After the Soyuz accident, there are no more taxis to take the astronauts to the ISS



The taxi company for the International Space Station (ISS) will not carry more passengers until further notice.

Russian Soyuz rockets, which have been the exclusive carriers of all astronauts on the planet at ISS since 2011, will remain on earth until a Russian space agency investigation into the causes of bankruptcy of a rocket I was bringing a Russian and an American this Thursday in Kazakhstan.

The astronaut Nick Hague and the cosmonaut Alexey Ovchinin had to activate the emergency procedure to separate the capsule from the rocket, only two minutes after takeoff, and return to Earth, and its fall was mitigated by parachutes. Both are safe and sound.

The next launch of a Soyuz rocket with three new members of the ISS crew was scheduled for December 20, but all flights were suspended for the duration of the investigation.

At a minimum, the suspension could be in place for "several months," said Erik Seedhouse, a professor at the Embry-Riddle Aeronautical University in Florida, at AFP.

The expert recalls that Progress ships, which only carry supplies but whose launchers are similar to the rocket that had problems on Thursday, also had problems in 2015.

"In the current case, they are manned vehicles, so investigations should be even more rigorous," he explains.

The European Space Agency has already recognized that the accident will change the calendar of the ISS. And he did not rule out that the three current members of the ISS, the German Alexander Gerst, the American Serena Aunon-Chancellor and the Russian Serguei Prokopiev, should stay longer than expected, while they had to return to Earth in December.

In general, the ISS has five or six people on board for missions of about six months. They alternate and the ISS has been permanently inhabited since November 2000.

A potential problem is that the ship that allows them to return to Earth, which is already in the ISS, has a limit of 210 days since it was hooked to the orbital laboratory last June, due to the batteries installed on board, according to Erik Seedhouse . This marks January, in theory, as the deadline for returning to our planet.

This is the only real limiting factor, adds John Logsdon, an American space history expert and professor emeritus at George Washington University. In terms of supplies, the crew can remain for many months and ISS receives regular supplies from the Japanese and American cargo missions.

NASA sent space shuttles to the garage in 2011, and has since paid Russia tens of millions of dollars per seat to send its astronauts to the ISS.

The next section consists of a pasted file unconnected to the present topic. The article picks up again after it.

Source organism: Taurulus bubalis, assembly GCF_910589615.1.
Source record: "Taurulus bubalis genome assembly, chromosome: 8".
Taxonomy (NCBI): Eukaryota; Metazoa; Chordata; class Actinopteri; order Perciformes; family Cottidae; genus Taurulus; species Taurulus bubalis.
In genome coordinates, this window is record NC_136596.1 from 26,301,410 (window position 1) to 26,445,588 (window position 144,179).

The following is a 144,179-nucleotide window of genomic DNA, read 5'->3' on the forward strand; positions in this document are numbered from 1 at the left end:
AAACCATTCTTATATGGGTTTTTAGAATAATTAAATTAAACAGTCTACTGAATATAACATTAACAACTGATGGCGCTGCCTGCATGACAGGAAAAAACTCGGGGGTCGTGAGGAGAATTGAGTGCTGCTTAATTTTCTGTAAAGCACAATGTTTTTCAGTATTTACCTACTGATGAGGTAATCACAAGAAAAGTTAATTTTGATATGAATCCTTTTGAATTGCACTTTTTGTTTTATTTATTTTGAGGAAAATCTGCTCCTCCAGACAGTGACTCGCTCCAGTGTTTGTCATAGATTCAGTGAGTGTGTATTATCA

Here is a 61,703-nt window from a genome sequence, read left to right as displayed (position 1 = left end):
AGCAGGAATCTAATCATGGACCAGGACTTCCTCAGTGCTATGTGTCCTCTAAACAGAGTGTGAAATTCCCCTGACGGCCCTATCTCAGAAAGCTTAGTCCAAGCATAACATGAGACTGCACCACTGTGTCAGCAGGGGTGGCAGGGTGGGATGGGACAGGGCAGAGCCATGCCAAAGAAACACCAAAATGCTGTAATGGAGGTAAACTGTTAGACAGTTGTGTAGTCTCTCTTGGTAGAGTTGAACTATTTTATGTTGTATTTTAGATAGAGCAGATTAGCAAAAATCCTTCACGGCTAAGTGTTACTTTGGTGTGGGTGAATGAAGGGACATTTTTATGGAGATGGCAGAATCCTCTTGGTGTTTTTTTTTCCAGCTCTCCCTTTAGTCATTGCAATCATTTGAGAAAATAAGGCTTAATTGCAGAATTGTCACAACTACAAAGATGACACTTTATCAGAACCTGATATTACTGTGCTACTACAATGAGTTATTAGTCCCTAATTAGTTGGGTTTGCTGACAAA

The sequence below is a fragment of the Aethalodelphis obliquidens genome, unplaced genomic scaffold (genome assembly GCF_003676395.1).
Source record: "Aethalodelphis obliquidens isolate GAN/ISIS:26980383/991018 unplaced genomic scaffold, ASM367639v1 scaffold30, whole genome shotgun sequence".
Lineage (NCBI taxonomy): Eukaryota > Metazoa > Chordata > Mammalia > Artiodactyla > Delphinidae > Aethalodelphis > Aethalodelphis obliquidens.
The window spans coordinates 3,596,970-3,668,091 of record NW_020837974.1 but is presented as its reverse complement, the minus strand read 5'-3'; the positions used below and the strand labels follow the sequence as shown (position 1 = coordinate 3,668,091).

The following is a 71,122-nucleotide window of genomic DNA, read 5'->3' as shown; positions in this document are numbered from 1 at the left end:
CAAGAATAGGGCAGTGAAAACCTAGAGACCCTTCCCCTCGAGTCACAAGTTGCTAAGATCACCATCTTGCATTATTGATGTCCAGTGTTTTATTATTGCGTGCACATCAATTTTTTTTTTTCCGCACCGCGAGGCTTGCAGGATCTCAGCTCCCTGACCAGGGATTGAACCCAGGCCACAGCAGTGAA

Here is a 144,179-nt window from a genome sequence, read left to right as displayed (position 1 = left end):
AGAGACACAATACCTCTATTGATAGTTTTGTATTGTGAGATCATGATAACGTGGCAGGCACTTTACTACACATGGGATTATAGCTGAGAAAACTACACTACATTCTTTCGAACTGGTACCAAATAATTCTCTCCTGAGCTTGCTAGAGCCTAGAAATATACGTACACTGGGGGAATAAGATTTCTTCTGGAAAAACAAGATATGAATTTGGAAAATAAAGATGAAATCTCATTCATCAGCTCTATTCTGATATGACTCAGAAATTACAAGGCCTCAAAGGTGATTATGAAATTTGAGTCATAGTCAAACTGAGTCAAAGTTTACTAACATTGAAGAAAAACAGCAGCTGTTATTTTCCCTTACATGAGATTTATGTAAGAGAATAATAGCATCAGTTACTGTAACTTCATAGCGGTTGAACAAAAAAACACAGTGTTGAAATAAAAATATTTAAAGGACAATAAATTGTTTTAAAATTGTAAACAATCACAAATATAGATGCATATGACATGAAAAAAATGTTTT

But these contracts end at the end of 2019 and NASA has signed new contracts with American companies to be hired: Boeing, on the one hand, and SpaceX, on the other.

More limited now from its budget than in the great era of Apolo, NASA has changed its relationship with industry, becoming a customer, while previously it was a partner of the main US aeronautical groups to develop its rockets.

The company of Elon Musk, SpaceX, also head of the electric car manufacturer Tesla, entered the business with its Falcon 9 rockets, and since 2012 has launched many satellites of the US space agency. He also carried out 16 supply missions to the ISS.

Therefore, it was selected to send NASA astronauts to the ISS, which for the first time will constitute a private company. But its program, like that of Boeing, has been delayed, as often happens in this sector.

The latest calendar includes a first empty test flight of the Falcon 9 loaded with the new Dragon capsule manned in January 2019, with a test with people in June 2019. For Boeing, they will be respectively in March and August 2019.

Soyuz's problems are added to the US puzzle, whose policy is to have a continuous presence in space.

An interruption of this would be disastrous in terms of image, but also for the numerous research work aboard the ISS, which is a scientific laboratory.

The slightest delay in SpaceX or Boeing could delay the authorization of flights and, consequently, the first shuttle mission for astronauts until 2020, instead of 2019.

The Thursday incident "increases pressure on the US private transportation program to keep the program," John Logsdon told AFP.

To solve the problem, the next ISS passengers must stay longer than the usual six months. But first the Soyuz must be authorized to take off again.



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